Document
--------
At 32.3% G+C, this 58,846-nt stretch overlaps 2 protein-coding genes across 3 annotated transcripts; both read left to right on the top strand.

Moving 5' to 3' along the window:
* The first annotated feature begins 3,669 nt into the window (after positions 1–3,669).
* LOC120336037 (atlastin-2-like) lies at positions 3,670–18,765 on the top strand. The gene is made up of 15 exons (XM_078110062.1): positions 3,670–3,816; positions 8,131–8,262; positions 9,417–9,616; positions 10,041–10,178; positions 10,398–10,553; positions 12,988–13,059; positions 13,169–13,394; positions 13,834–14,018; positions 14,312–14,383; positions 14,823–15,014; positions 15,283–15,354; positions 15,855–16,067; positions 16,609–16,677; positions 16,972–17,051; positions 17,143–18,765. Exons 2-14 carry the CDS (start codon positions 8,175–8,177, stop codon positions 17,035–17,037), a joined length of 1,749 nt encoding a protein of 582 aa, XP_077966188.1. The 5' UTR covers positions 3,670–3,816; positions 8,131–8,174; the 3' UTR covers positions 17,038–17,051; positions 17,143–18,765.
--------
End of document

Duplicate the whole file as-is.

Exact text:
At 32.3% G+C, this 58,846-nt stretch overlaps 2 protein-coding genes across 3 annotated transcripts; both read left to right on the top strand.

Moving 5' to 3' along the window:
* The first annotated feature begins 3,669 nt into the window (after positions 1–3,669).
* LOC120336037 (atlastin-2-like) lies at positions 3,670–18,765 on the top strand. The gene is made up of 15 exons (XM_078110062.1): positions 3,670–3,816; positions 8,131–8,262; positions 9,417–9,616; positions 10,041–10,178; positions 10,398–10,553; positions 12,988–13,059; positions 13,169–13,394; positions 13,834–14,018; positions 14,312–14,383; positions 14,823–15,014; positions 15,283–15,354; positions 15,855–16,067; positions 16,609–16,677; positions 16,972–17,051; positions 17,143–18,765. Exons 2-14 carry the CDS (start codon positions 8,175–8,177, stop codon positions 17,035–17,037), a joined length of 1,749 nt encoding a protein of 582 aa, XP_077966188.1. The 5' UTR covers positions 3,670–3,816; positions 8,131–8,174; the 3' UTR covers positions 17,038–17,051; positions 17,143–18,765.